How Much Is a 1946 Quarter worth? (+Value Chart)

Last Updated on August 29, 2022

The 1946 quarter is a valuable Washington quarter that you can collect to add to your coin collection.

While it may not help you earn a million of dollars, it is still worth more than its face value.

So if you want to add this coin to your collection or sell it further, you are in the right place. 

Here is a complete guide to help you understand the worth of a 1946 quarter. 

1946 Washington (1932 to Date) Quarter Choice Fine


How Much Is 1946 Quarter Worth?

The worth of the 1946 quarter will depend on the coin’s condition. For example, in extremely fine condition, the 1946 quarter without a mintmark, with a D mintmark, and with an S mintmark will be worth at least $5.27.

Besides that, all these quarters will be worth around $8 to $9 in MS60 grade. Of course, the worth will be higher in uncirculated conditions.

The 1946 quarter without a mintmark will be worth $35 in MS65 grade. The 1946 quarter with a D mintmark will be worth $33 in MS65 grade. 

Finally, the 1946 quarter with an S mintmark will be worth around $30 in MS65 grade. As you opt for higher graded and uncirculated coins, the worth will be much higher than the face value of the coin.

Type of 1946 Quarter Condition Worth
Without a mintmark Extremely Fine $5.27
  MS60 $8 to $9
  MS65 $35
With a D mintmark Extremely Fine $5.27
  MS60 $8 to $9
  MS65 $33
With an S mintmark Extremely Fine $5.27
  MS60 $8 to $9
  MS65 $30


Looking for the value of other coins from 1946? Read more of our guides:

Where Was The 1946 Quarter Minted?

1946 Washington (1932 to Date) Quarter Choice Fine

The 1946 quarters come in three series, as it was minted in three places. These include Philadelphia, Denver, and San Francisco.

The Philadelphia series comes without a mintmark, while the Denver and San Francisco series come with a D and S mintmark, respectively. The number of coins produced by each mint also varies from one another.

For example, the Philadelphia mint created 53,436,000 of these coins. On the other hand, the Denver and San Francisco mints produced 9,072,800 and 4,204,000 of these coins, respectively.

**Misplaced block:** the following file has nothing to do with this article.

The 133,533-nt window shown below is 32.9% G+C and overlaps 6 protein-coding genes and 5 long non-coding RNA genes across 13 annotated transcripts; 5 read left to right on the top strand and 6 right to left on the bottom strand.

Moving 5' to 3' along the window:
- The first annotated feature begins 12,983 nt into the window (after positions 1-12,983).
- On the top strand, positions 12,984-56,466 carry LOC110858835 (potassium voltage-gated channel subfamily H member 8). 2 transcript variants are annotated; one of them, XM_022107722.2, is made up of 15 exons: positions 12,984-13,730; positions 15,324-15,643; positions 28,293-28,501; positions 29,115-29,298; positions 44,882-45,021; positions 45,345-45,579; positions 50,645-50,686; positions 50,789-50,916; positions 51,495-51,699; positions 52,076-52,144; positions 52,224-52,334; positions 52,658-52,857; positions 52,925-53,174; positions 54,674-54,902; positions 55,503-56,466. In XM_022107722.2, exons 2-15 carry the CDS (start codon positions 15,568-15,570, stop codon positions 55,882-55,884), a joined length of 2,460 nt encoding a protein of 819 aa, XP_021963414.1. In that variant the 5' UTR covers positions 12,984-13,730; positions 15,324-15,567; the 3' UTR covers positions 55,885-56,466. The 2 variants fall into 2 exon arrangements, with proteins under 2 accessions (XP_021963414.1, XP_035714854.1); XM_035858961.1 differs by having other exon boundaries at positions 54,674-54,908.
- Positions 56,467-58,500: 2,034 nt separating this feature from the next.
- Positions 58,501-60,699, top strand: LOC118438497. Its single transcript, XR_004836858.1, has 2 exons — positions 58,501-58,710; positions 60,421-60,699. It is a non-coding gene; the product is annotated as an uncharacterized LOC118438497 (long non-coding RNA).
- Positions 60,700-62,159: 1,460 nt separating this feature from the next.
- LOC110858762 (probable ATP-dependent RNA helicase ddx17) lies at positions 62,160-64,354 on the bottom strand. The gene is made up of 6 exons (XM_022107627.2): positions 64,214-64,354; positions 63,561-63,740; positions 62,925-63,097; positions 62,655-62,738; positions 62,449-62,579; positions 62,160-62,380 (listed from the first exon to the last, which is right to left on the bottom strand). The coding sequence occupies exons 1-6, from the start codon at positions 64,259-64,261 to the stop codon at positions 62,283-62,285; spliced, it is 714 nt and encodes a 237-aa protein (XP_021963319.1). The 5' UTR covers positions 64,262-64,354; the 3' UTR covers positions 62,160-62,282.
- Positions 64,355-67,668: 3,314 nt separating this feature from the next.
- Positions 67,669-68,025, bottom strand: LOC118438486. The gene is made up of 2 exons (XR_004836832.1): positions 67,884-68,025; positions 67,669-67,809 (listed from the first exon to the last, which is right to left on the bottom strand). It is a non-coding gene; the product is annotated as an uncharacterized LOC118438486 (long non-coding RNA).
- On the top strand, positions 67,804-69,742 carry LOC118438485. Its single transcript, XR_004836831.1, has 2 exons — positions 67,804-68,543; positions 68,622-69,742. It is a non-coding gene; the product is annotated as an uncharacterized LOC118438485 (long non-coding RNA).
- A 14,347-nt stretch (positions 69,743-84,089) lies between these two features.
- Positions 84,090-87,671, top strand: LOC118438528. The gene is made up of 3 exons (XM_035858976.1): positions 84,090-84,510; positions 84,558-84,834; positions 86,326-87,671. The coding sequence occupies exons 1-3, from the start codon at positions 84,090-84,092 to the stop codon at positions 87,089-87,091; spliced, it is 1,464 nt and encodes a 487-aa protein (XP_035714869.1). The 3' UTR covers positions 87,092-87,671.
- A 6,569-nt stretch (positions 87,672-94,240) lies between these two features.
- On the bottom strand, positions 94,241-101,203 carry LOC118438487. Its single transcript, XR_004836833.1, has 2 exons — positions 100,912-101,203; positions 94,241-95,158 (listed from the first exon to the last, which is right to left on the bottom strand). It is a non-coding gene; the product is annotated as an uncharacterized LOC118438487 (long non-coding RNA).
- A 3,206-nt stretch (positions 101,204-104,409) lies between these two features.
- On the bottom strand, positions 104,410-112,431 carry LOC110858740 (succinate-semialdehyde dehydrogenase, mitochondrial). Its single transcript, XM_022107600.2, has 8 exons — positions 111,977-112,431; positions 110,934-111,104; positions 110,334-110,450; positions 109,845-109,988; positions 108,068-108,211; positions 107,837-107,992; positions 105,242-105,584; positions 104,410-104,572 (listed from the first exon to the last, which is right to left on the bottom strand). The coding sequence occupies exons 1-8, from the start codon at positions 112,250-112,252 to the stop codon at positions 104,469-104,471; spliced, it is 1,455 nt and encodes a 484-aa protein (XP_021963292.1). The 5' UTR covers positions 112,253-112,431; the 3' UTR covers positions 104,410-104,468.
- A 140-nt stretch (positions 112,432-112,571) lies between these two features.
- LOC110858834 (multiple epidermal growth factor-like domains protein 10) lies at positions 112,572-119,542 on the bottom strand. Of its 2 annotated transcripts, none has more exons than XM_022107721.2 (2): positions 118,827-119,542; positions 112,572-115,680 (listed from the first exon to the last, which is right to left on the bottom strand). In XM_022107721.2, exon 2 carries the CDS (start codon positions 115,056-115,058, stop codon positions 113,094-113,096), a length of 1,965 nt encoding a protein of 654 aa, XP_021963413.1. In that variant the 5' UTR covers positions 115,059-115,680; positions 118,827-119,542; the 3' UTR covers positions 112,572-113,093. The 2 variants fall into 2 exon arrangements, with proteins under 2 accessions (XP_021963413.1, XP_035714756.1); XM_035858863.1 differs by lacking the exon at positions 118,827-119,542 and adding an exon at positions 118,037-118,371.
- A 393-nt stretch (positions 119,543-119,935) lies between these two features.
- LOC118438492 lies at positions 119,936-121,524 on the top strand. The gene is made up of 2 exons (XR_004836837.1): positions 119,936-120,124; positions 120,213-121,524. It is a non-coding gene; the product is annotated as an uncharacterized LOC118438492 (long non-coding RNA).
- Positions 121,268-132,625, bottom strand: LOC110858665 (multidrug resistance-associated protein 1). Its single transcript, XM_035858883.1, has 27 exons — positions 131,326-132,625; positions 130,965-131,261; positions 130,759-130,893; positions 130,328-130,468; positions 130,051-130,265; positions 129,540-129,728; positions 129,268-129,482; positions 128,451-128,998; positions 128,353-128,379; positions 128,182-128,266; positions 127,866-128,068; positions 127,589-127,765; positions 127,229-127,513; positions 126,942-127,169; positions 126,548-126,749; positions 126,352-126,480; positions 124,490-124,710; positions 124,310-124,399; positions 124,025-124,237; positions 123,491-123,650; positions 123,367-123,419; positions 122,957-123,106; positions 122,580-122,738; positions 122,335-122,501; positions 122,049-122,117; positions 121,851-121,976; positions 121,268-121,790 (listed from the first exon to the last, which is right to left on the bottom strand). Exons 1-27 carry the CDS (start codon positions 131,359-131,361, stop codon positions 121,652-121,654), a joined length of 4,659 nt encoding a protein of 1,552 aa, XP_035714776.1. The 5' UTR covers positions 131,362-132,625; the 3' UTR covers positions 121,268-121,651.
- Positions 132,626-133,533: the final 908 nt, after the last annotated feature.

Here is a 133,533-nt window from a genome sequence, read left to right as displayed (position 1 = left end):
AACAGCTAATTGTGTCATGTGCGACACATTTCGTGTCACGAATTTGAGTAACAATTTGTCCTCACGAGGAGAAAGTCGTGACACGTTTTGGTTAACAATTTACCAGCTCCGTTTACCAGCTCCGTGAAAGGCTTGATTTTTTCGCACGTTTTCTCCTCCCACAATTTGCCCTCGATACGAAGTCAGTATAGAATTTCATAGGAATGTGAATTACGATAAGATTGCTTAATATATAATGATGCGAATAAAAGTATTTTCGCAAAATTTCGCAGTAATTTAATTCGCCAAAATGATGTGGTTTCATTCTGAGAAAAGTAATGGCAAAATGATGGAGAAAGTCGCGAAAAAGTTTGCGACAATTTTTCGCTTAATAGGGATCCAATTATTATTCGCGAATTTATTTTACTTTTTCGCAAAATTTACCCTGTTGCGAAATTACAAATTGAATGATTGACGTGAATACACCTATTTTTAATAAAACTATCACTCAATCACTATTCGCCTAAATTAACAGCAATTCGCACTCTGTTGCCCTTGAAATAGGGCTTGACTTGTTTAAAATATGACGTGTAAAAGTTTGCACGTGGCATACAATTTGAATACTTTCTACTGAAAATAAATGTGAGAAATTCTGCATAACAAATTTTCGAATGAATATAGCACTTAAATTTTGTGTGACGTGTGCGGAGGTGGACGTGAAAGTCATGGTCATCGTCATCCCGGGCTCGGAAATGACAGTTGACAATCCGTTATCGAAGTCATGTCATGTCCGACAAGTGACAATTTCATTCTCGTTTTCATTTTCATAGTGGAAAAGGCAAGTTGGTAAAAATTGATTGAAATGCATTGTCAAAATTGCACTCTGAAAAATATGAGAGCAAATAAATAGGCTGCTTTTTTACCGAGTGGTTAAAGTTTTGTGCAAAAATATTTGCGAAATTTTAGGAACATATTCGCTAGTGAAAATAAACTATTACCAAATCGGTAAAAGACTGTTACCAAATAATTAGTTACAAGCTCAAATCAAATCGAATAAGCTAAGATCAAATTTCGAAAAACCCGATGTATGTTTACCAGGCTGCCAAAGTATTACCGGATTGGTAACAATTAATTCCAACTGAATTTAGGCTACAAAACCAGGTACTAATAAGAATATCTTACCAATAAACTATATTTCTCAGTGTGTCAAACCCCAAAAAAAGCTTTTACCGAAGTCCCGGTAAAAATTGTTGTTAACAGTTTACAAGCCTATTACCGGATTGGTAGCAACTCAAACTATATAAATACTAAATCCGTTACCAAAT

What Is The Grading System For The 1946 Quarter?

The 1946 quarter comes in various grades, and each grade represents the wear and tear the coin has gone through. The most common grades you will find this coin in include extremely fine, MS60 uncirculated, and MS65 uncirculated.

In the extremely fine grade, the hair lines will look sharp, and the only signs of wear and tear will be on the eagle’s leg and breast. If you have a coin of MS60 grade, you will not find any signs of wear and tear.

The quarter will also have luster, but you might find a few surface marks or abrasions. Finally, the best condition of this coin is the MS65 uncirculated grade. 

Such a 1946 quarter has an incredible eye appeal and a strong luster. You might find a few contact marks on the quarter, but they will be light and not too noticeable to the naked eye. 

What Are The Features Of The 1946 Quarter?

The obverse features of the 1946 quarter include a portrait of George Washington with the year below his portrait and the word “Liberty” above his head. You will also find the phrase “In God we Trust” on the left side of the portrait.

As you flip the coin, you must notice the reverse features. You will find an eagle sitting on top of a branch with its wings spread out in confidence.

The phrase “Quarter Dollar” is inscribed below the eagle, and “E Pluribus Unum” is on top of the eagle. Finally, the phrase “United States of America” is written on the very top around the periphery of the coin. 

Is A 1946 Quarter Pure Silver?

1946 Washington (1932 to Date) Quarter Choice Fine

No coin you will find in pure silver. That is because silver needs to be paired with an alloy for it to remain stable and sturdy.

That is why the 1946 quarter is 90% silver and 10% copper. However, you can still melt the coin for its silver melt value.

It is crucial to check the silver melt value when you are planning to do this to understand if it is worth it or not. 

Jackie Palmer is a Houston-based coin journalist and fashion enthusiast. She joined Jewels Advisor’s content team after years of experience as a content strategist, managing blogs and social channels for local stores. Jackie mostly collects and studies US coins produced during the 20th century and over the years, published hundreds of articles for multiple coin publications.